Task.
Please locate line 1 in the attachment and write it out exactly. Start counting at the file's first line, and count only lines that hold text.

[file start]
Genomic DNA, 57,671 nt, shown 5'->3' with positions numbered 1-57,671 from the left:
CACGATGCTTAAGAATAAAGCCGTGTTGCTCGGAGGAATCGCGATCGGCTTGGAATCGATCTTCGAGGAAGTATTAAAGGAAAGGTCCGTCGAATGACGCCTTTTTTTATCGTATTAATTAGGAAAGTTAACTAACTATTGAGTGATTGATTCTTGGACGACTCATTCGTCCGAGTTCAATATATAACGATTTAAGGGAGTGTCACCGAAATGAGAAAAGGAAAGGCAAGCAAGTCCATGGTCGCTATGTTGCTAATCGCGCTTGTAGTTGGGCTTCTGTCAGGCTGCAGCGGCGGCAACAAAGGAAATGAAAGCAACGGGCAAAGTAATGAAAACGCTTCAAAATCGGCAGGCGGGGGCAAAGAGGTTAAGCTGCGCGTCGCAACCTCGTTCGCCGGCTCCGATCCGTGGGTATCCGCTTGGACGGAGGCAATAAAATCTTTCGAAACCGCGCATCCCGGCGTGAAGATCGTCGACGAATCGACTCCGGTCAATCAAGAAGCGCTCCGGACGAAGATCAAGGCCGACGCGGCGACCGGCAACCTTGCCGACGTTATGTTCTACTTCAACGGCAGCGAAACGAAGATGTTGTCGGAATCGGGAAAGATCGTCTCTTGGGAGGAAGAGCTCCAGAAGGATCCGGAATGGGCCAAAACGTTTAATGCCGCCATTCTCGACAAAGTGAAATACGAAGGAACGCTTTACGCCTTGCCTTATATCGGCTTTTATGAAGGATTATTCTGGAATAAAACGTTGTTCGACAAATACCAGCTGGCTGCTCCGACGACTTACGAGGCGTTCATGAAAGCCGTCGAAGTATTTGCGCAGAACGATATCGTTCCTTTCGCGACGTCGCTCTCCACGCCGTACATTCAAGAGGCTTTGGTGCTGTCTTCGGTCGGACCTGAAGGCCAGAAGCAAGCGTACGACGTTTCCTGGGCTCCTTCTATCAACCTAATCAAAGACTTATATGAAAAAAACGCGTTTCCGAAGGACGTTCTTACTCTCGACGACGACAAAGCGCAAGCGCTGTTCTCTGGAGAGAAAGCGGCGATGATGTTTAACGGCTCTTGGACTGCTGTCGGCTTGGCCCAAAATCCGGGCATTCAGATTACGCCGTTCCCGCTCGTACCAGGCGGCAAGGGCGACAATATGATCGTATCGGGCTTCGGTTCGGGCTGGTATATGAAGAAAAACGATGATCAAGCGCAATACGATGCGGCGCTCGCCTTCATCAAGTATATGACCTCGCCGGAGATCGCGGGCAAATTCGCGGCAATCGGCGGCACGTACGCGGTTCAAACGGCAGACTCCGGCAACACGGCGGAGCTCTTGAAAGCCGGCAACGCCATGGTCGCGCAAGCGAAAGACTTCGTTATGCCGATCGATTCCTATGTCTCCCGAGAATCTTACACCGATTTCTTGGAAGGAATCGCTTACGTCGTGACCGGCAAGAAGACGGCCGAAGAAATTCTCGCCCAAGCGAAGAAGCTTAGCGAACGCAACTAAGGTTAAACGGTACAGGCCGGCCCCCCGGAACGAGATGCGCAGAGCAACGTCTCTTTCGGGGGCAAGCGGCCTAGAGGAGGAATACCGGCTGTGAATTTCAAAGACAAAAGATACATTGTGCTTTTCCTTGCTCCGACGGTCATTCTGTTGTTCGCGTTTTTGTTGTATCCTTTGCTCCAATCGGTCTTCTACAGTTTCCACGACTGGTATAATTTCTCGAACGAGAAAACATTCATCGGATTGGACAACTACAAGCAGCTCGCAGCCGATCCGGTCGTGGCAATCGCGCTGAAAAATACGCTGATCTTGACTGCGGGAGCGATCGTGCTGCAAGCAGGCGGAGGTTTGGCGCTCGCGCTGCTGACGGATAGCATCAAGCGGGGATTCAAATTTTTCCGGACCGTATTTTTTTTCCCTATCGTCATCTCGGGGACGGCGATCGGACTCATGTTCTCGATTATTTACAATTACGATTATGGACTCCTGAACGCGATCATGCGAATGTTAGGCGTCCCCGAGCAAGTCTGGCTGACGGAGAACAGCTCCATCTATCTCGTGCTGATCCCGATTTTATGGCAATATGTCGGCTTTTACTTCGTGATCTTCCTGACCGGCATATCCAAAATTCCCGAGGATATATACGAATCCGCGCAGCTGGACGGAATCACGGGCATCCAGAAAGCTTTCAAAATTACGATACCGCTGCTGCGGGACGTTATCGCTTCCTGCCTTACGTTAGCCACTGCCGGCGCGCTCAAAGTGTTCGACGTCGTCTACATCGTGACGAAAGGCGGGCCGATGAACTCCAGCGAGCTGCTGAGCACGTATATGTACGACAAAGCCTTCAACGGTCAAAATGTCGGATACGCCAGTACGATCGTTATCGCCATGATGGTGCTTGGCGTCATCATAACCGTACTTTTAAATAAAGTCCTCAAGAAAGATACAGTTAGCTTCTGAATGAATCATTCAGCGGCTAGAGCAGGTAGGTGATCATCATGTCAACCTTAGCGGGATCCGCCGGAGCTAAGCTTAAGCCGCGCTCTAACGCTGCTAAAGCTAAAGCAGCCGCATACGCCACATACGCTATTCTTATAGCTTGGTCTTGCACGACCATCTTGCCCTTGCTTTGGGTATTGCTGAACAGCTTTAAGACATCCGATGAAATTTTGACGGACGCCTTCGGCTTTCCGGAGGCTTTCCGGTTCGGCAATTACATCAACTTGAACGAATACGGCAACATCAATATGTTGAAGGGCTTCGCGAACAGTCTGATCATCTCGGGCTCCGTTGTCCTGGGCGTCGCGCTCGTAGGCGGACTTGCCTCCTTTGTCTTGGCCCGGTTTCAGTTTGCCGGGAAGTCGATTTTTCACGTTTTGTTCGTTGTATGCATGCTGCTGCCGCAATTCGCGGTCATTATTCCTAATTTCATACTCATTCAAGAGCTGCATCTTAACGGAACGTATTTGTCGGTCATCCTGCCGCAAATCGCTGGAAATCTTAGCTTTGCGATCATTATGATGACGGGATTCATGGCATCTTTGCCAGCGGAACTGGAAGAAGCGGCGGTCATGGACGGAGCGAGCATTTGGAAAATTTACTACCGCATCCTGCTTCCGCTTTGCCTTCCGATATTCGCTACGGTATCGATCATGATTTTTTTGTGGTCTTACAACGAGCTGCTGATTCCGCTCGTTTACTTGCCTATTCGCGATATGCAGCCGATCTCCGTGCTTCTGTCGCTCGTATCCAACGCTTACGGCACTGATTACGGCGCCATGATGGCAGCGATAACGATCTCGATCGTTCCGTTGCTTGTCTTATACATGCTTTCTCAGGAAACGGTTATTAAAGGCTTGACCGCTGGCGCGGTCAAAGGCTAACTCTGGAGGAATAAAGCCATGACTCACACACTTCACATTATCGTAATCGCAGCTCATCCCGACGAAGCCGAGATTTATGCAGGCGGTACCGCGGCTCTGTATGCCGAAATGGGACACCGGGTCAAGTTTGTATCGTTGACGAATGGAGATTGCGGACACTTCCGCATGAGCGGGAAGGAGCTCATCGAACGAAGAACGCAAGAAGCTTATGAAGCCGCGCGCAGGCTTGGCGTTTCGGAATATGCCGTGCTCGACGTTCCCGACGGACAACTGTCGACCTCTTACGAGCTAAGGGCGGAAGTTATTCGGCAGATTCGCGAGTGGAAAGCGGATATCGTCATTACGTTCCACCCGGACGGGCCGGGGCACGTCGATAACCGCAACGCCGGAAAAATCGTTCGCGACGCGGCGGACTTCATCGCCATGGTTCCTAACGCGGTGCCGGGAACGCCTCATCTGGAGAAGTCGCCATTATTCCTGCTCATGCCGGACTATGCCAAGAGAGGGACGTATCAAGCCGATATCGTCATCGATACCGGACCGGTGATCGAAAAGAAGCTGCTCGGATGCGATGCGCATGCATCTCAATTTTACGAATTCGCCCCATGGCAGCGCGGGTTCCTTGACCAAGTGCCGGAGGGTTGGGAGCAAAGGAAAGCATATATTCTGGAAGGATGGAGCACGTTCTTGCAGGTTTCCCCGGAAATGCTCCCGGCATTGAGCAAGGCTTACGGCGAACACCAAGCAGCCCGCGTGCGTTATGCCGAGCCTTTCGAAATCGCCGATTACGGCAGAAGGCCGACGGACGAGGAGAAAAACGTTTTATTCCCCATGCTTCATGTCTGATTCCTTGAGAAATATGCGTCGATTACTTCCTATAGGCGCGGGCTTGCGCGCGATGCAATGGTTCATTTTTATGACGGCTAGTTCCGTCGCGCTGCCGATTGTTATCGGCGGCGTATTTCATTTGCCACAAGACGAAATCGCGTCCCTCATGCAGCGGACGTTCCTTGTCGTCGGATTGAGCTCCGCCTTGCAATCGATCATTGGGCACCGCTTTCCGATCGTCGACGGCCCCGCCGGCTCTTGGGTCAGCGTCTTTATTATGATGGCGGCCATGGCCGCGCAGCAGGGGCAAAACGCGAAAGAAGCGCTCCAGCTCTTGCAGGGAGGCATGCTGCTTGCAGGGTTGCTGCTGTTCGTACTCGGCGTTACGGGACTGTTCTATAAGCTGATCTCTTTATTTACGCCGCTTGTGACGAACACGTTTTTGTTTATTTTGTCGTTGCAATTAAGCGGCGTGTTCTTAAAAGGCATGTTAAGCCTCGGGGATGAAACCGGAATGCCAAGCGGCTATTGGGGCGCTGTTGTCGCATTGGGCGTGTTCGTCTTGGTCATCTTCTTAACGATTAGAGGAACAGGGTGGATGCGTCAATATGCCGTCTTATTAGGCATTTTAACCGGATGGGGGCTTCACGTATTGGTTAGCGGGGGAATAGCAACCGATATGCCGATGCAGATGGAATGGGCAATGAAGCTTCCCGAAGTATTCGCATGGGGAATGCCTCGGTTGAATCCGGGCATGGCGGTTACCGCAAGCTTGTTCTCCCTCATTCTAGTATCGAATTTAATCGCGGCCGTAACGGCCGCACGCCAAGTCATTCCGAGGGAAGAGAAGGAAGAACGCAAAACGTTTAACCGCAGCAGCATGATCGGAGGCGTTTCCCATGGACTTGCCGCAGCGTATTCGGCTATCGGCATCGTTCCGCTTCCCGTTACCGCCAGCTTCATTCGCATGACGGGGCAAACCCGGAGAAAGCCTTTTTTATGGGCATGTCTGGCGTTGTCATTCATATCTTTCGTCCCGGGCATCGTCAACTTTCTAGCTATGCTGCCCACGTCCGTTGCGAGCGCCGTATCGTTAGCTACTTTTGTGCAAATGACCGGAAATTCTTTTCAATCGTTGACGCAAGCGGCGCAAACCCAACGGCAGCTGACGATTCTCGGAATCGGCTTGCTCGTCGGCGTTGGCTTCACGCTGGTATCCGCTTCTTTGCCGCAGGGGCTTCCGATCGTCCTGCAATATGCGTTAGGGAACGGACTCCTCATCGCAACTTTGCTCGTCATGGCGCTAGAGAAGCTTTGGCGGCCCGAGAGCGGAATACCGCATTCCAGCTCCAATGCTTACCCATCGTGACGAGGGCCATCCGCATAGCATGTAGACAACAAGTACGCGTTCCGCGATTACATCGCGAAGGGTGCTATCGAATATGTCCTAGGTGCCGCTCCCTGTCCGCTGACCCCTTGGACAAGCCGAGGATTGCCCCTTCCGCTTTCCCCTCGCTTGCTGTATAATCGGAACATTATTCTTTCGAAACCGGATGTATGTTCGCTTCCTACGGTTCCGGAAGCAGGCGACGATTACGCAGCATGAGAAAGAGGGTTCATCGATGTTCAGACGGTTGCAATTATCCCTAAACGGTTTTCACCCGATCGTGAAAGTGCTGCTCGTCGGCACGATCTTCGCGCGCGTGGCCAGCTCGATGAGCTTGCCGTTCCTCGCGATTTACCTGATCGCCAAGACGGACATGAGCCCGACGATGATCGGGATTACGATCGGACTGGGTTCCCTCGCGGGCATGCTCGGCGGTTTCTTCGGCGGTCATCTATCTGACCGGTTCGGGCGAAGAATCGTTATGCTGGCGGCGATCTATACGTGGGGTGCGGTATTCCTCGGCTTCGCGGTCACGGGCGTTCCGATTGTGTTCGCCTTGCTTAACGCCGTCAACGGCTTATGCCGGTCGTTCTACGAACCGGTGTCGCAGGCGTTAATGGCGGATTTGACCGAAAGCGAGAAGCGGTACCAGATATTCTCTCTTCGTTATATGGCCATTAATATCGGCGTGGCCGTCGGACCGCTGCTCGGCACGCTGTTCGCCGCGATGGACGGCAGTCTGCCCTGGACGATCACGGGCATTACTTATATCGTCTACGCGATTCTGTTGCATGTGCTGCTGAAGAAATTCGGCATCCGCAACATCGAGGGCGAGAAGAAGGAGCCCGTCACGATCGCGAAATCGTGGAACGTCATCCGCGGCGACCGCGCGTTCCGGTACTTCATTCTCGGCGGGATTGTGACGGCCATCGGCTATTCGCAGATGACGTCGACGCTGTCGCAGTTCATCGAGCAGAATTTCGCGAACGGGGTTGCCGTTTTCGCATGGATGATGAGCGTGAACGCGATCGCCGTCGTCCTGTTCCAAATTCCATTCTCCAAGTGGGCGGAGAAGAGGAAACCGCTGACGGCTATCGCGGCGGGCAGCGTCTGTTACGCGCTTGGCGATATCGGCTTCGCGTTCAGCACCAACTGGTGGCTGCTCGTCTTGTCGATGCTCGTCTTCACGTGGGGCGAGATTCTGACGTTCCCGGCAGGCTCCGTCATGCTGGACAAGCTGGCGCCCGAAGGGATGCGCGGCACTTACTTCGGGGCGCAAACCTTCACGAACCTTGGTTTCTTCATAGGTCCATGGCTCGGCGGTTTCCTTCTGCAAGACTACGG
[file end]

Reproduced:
Genomic DNA, 57,671 nt, shown 5'->3' with positions numbered 1-57,671 from the left: